This year we’re having mini tiramisu dessert cups for our Christmas dinner. I served these at a dinner party, and they received rave reviews. They are super simple to prepare and can be made a day ahead.
Tiramisu is often referred to as an Italian trifle, although its texture is much lighter than the English version. Traditionally made with espresso, the Italian translation for tiramisu is “carry me up” or “pick me up.” Isn’t that what espresso does? Tiramisu is made with either sponge cake or ladyfingers that are dipped in a combination of espresso and marsala, then layered with mascarpone cheese and grated chocolate. I like using Frangelico instead of marsala. I love it’s rich, hazelnut flavor.
Mascarpone is a delicately flavored cheese that comes from the Lombardy region of Italy. It is made from cow’s milk and is a double- to triple-cream cheese that has the consistency of room-temperature butter. Because it has such a delicate flavor, mascarpone combines well with other stronger flavors.
If you are concerned you need an espresso maker to make tiramisu cups, you don’t. I used a drip coffee maker, and directions for using this method are included in the recipe. If you have an espresso machine, then, of course, use it.
Mini Tiramisu Dessert Cups
Serves 10 to 12
Use all the powdered sugar when you make this recipe. You may think it is too much, but when the mascarpone cheese is added, the heavy cream/mascarpone mixture is not overly sweet.
For the espresso:
4 heaping tablespoons ground espresso powder (I use Café Bustelo.)
4 cups water
You can make espresso in a drip coffee maker. To make the espresso, use 4 heaping tablespoons of ground espresso powder. Fill the coffee maker to the four serving line (4 cups water) and make the espresso the same as you would regular coffee.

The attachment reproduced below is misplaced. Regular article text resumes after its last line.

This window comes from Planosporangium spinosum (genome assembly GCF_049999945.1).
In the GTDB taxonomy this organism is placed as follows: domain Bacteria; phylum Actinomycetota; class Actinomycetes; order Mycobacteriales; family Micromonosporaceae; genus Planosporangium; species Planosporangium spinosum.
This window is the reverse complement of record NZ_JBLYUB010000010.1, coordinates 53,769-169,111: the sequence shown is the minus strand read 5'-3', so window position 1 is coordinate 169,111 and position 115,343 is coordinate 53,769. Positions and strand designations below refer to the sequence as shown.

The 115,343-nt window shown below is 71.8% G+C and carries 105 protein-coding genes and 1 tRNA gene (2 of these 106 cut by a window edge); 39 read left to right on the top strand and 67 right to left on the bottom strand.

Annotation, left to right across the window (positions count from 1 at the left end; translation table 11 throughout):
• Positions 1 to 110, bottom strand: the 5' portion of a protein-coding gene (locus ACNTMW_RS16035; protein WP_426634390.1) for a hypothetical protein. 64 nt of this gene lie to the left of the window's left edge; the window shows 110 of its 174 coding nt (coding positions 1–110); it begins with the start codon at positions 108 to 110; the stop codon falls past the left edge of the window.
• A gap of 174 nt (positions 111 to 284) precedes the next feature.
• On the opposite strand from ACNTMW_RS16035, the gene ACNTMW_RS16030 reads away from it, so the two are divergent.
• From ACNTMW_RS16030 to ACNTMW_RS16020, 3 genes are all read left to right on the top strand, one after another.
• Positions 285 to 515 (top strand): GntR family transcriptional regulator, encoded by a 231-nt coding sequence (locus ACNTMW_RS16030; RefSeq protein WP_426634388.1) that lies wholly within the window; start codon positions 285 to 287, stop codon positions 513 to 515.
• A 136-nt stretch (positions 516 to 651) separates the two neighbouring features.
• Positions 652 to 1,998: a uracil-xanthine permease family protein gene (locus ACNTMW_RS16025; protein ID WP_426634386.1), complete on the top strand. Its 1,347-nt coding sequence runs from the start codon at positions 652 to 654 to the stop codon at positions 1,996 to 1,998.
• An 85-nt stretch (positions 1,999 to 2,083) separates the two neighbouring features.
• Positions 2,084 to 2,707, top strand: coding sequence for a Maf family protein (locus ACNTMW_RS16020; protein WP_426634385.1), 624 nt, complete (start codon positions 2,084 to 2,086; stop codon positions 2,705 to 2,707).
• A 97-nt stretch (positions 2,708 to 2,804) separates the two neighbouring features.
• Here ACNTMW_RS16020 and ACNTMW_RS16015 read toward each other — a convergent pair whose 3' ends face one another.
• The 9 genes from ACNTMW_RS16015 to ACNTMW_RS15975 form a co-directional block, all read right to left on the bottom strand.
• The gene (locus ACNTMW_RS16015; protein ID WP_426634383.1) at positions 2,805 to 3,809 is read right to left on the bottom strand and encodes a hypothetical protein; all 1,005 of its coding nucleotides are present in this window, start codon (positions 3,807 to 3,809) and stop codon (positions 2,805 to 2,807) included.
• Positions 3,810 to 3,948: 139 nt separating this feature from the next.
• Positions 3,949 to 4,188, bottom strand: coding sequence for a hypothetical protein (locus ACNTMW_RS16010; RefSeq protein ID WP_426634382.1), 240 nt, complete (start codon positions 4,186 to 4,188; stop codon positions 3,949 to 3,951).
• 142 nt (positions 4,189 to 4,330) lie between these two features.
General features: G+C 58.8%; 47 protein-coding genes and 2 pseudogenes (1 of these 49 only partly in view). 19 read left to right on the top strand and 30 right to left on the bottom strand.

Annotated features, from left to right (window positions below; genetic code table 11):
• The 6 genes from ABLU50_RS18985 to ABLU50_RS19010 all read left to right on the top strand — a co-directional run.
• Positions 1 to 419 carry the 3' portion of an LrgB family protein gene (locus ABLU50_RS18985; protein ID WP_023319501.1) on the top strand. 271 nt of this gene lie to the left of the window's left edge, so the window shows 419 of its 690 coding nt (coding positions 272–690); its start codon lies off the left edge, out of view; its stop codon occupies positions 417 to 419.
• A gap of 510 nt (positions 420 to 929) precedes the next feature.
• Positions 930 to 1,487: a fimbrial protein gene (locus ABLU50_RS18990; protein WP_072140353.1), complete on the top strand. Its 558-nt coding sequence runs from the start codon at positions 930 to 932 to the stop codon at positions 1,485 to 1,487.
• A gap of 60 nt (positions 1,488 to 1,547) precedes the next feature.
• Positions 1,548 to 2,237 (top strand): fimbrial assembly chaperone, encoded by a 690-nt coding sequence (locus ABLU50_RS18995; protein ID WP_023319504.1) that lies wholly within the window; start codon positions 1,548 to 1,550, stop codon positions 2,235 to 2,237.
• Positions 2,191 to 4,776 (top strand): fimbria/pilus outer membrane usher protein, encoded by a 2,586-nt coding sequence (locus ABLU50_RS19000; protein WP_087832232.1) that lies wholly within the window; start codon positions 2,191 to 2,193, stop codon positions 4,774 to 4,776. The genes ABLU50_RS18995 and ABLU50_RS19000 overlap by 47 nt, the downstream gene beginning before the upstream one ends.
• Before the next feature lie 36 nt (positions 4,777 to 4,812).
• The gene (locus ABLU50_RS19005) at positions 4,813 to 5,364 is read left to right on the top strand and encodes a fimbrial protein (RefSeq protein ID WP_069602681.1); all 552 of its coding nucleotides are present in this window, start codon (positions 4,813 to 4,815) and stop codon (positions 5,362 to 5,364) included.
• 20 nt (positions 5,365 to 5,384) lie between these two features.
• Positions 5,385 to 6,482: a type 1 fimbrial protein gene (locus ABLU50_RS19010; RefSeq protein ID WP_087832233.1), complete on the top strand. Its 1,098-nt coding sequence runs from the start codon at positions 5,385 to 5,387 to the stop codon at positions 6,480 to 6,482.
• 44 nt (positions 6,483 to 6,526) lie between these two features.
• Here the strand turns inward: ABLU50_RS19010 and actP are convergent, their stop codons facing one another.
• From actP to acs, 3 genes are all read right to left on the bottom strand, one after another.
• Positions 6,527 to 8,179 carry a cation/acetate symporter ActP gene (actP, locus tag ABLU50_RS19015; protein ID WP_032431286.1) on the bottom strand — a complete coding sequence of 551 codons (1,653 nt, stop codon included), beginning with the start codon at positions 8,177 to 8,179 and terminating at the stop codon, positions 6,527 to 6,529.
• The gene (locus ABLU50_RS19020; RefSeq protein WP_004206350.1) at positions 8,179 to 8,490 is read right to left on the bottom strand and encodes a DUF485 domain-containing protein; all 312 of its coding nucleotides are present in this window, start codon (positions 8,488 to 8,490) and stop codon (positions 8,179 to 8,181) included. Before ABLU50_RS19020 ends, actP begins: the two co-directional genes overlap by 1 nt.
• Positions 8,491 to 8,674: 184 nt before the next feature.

4 cups brewed espresso, cooled
5 tablespoons Frangelico
In a shallow dish, place the cooled espresso and the Frangelico, stir to combine, and set aside.
2 cups heavy cream
1 cup powdered sugar
2 teaspoons espresso powder
2 cups mascarpone cheese
2 teaspoons vanilla extract
20 to 24 Italian ladyfingers (You need 2 cookies per serving.)
For the garnish:
Unsweetened cocoa powder
Grated dark chocolate
Using an electric mixer with the whisk attachment, place heavy cream in a bowl and whip until small peaks form. Add powdered sugar and espresso powder and continue whipping until mixed. Do not overwhip. You still want soft peaks.
In a medium bowl, place mascarpone cheese and vanilla and stir to combine.
Add the mascarpone mixture to the whipped cream mixture and whip until firm peaks form. Do not overwhip.
Cut the ladyfingers in half and dip into the coffee, immersing both sides of the cookie. Place 2 halves on the bottom of a wide-mouthed wine glass. Top with 2 tablespoons of the heavy cream/mascarpone mixture. Repeat with another layer of cookies and the heavy cream/mascarpone mixture.
Garnish as desired with unsweetened cocoa powder and grated dark chocolate. Cover with plastic wrap and refrigerate until ready to serve.
Tips on shopping for cream: You want to use heavy cream in this recipe. It’s Christmas. Don’t worry about the calories. Heavy cream, also called whipping cream, is whipping cream with milk fat content between 36 to 40 percent.
Tips on freezing cream: Milk, cream, and half-and-half can be frozen; however, it may become slushy, grainy, and separate when thawed. If you plan to freeze your milk, cream, or half-and-half, it will not be good for drinking or putting into your coffee but will be suitable for baking, cooking, or smoothies. To freeze, place it in an airtight, freezer-safe container or bag. Do not fill the container or bag completely full. Milk products may expand as they freeze. If you use a bag, press as much air out of the bag as possible before freezing. If you want to use the milk in smoothies, you can freeze milk in ice cube trays. Once the milk is frozen, transfer it to a freezer bag. It is best to use frozen milk, cream, or half-and-half within 1 month.
Carol Ann Kates is the award-winning author of cookbook, Secret Recipes from the Corner Market and Grocery Shopping Secrets. She’s an expert in how to shop, select, and store produce for maximizing home cooking outcomes and minimizing time and money spent. As a former supermarket and deli operator, Carol Ann shares grocery-insider wisdom—the same expertise you used to receive when patronizing a mom-and-pop establishment. Contact her at CarolAnn@CarolAnnKates.com and explore her website, www.CarolAnnKates.com.
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